September 28, 2021
Eli "Russ" Bonder enjoyed his last Nathan's Frank, cup of coffee and Entenmann's chocolate donut on September 27, 2021. He passed from this world and rejoined his beloved brothers, Morris and Phil, on September 28, 2021. This was a man who chose to meet the end of his life on his own terms: at home, surrounded by many of those he loved, fully and fiercely independent, and refusing to spend one more unfulfilling cent of his hard-earned legacy on an inadequate health care system. He knew what he wanted and had the will to see it through. Eli Bonder was born in his family's home in the Bronx on April 23, 1925. He always said that he had no middle name because he was the youngest child and the family had run out of them. But he found his own name in his childhood neighborhood. His wild and unruly head of hair reminded his friends of "The Mad Russian", and Eli adopted "Russ" as his chosen name. Russ passed away at the age of 96 years and 5 months, in the community of Ponte Vecchio in Boynton Beach, Florida. Young Russ was always good at sports. He loved to play ball at the schoolyard near his home. When he was in the Army, he was the catcher for his unit's baseball team, a key position. He followed sports because he was himself an athlete. He was also an artist, though he was unlikely to describe himself that way. He created works of art using nature: rock gardens, mobiles made of wood. And he could draw as well. Russ was an excellent student at school, especially in math. He was so exceptional at math, he was able to achieve the highest score on the math section of the IQ test in half the time required to get that score. He enjoyed doing taxes for others each year, and he had relationships that spanned decades through that activity. He continued to do taxes through the last year of his life. Russ had many friends, even though he was quiet in a group. He was an extremely loyal friend and was loved and appreciated by his peers throughout his life. He outlived most of his "Greatest Generation" friends and felt sadness with each of these losses. He was drafted into the Army in 1943. He was recommended for an officer training program, but since he had previously learned Morse Code, he became a radio operator in the Infantry. He earned the rank of Technical Sergeant and directed artillery fire from the front lines over the heads of his unit. His unit still suffered many casualties. He once shared that he was so scared at times, he would pull his jacket over his head while directing fire that flew right over him. He was 19 years old. Russ was proud to be part of the Battle of the Bulge and the Red Ball Express, both important operations for the Allies. He was gifted in learning languages and understood French without any formal training. His familiarity with Yiddish enabled him to become the translator for his unit when interacting with German POWs and civilians. At the age of 19, he was appointed temporary mayor of a liberated town in Germany due to his ability to communicate with the residents. He then used his skills to help women and children in Displaced Persons camps at the end of the war. After returning from the Army, Russ attended Pace University, graduating with a BS in business administration. He was a clear thinker and steadfast in pursuing his goals. He understood the stock market. He eventually became a high school teacher and was cited by his students as a favorite teacher due to his kindness and patience, as well as his sense of humor. Russ had a wonderful, droll sense of humor that came out in unexpected ways. When asked a few years ago by his children, "When the time comes, what kind offuneral arrangements do you want?" his response was, "Surprise me!" A life-long athlete, Russ enjoyed waking his family at 3 AM each weekend to drive to go skiing. Being an extremely frugal man, driving to Vermont at 3 AM pleased him much more than paying for overnight accommodations. He wouldn't pay for ski lessons, yet he never fell. Though he greatly valued frugality, Russ was very generous to those he loved through frequent acts of service and gifts. Russ may have been a quiet man, but he was Still Water that ran deep. He was always gentle, thoughtful and kind. He was a man that dogs who had been previously traumatized, and were fearful of strangers, would intuitively trust to approach and lay their heads on his lap. He loved to parent his children and was an incredibly loyal caregiver. He married twice and had a close girlfriend until the end of his life. He was a loving and caring stepparent and grandparent. He didn't hesitate to accept and embrace diversity in his children and grandchildren. He is survived by his two children, three stepchildren, and numerous grandchildren, nieces, and nephews. Russ Bonder lived his life with fierce independence and a strong will, yet he was loving and caring and funny and loved by all who knew him. He graced us with his presence. He will be truly missed. His funeral will be held at 1:00 PM on Thursday, October 7, at Calverton National Cemetery, 210 Princeton Blvd., Calverton, NY 11933.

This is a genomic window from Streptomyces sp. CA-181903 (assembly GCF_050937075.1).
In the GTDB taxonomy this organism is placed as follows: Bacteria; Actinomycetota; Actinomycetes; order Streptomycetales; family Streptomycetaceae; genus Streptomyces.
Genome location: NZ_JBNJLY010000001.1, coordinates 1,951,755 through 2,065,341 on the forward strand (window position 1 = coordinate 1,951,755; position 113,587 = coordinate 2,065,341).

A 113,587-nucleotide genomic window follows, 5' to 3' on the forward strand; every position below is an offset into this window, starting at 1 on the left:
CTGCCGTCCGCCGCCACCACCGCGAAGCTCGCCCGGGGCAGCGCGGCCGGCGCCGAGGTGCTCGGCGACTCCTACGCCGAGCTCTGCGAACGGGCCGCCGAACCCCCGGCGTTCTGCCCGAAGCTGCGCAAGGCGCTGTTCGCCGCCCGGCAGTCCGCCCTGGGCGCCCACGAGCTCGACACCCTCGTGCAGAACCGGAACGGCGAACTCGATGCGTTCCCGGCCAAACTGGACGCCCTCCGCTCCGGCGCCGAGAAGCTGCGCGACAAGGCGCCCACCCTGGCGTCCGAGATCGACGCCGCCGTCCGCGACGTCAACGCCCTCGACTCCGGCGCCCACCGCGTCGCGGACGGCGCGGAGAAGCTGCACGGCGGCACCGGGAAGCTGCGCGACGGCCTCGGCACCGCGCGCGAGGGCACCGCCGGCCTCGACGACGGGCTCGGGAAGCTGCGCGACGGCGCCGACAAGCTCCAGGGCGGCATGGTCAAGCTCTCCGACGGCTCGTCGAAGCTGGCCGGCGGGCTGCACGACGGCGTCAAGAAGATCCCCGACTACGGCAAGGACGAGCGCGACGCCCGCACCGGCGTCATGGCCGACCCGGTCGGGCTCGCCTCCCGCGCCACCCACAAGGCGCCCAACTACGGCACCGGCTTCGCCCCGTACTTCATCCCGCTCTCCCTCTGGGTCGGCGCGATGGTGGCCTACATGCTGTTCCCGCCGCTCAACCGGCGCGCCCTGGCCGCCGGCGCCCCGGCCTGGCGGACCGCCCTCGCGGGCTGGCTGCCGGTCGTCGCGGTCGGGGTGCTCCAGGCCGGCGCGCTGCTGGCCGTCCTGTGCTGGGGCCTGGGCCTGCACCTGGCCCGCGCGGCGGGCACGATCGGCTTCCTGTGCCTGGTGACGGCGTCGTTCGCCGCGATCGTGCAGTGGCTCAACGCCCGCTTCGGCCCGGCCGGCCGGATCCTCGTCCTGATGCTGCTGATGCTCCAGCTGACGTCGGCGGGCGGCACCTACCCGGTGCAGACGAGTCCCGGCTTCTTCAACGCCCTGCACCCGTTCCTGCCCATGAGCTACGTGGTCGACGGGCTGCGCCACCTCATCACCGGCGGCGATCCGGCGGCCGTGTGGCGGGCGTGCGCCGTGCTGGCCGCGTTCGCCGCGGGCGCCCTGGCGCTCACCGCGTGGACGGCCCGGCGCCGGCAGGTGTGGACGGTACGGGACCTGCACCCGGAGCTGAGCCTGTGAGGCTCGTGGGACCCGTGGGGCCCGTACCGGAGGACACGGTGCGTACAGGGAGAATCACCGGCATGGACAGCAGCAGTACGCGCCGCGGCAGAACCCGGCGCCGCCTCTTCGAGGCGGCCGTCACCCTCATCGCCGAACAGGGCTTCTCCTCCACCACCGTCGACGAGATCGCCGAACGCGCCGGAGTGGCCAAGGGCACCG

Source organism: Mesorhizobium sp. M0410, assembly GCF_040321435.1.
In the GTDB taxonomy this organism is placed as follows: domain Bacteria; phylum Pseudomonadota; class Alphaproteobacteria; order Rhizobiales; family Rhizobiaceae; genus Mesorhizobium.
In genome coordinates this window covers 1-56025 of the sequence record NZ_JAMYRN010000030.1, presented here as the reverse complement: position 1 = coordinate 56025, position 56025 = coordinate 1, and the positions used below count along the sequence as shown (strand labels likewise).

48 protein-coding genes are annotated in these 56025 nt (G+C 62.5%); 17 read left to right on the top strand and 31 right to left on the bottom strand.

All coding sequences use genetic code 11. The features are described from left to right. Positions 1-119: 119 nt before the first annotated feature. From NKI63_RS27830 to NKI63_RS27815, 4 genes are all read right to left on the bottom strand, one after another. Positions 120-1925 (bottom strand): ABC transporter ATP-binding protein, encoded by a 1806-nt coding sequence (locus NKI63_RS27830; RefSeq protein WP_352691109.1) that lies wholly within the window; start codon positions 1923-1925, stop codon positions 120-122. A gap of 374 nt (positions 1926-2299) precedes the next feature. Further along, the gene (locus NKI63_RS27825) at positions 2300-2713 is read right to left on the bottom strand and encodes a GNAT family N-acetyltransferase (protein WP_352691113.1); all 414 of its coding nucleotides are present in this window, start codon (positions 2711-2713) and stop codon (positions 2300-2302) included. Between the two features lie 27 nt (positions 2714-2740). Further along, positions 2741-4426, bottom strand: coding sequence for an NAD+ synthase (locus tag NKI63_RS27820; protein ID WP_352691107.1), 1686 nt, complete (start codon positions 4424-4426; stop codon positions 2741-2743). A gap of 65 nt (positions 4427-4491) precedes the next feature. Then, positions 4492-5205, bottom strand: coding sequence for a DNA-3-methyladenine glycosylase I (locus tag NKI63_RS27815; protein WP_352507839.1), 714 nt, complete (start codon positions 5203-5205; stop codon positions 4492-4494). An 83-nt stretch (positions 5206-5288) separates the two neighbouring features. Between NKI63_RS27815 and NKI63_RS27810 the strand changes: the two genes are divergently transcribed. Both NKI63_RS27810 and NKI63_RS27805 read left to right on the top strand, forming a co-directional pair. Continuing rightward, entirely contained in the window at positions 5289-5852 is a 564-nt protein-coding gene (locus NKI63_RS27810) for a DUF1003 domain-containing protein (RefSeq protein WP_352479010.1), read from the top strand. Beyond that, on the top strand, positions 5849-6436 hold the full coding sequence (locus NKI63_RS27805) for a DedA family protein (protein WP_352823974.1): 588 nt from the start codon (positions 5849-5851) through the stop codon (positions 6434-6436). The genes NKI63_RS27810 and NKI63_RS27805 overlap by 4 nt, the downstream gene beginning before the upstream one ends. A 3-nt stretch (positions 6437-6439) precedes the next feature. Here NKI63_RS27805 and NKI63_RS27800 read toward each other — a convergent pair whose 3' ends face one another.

Eli "Russ" Bonder enjoyed his last Nathan's Frank, cup of coffee and Entenmann's chocolate donut on September 27, 2021. He passed from this world and rejoined his beloved brothers, Morris and Phil, on September 28, 2021. This was a man who chose... View Obituary & Service Information
Obituary & Service
Eli "Russ" Bonder enjoyed his last Nathan's Frank, cup of coffee...View More
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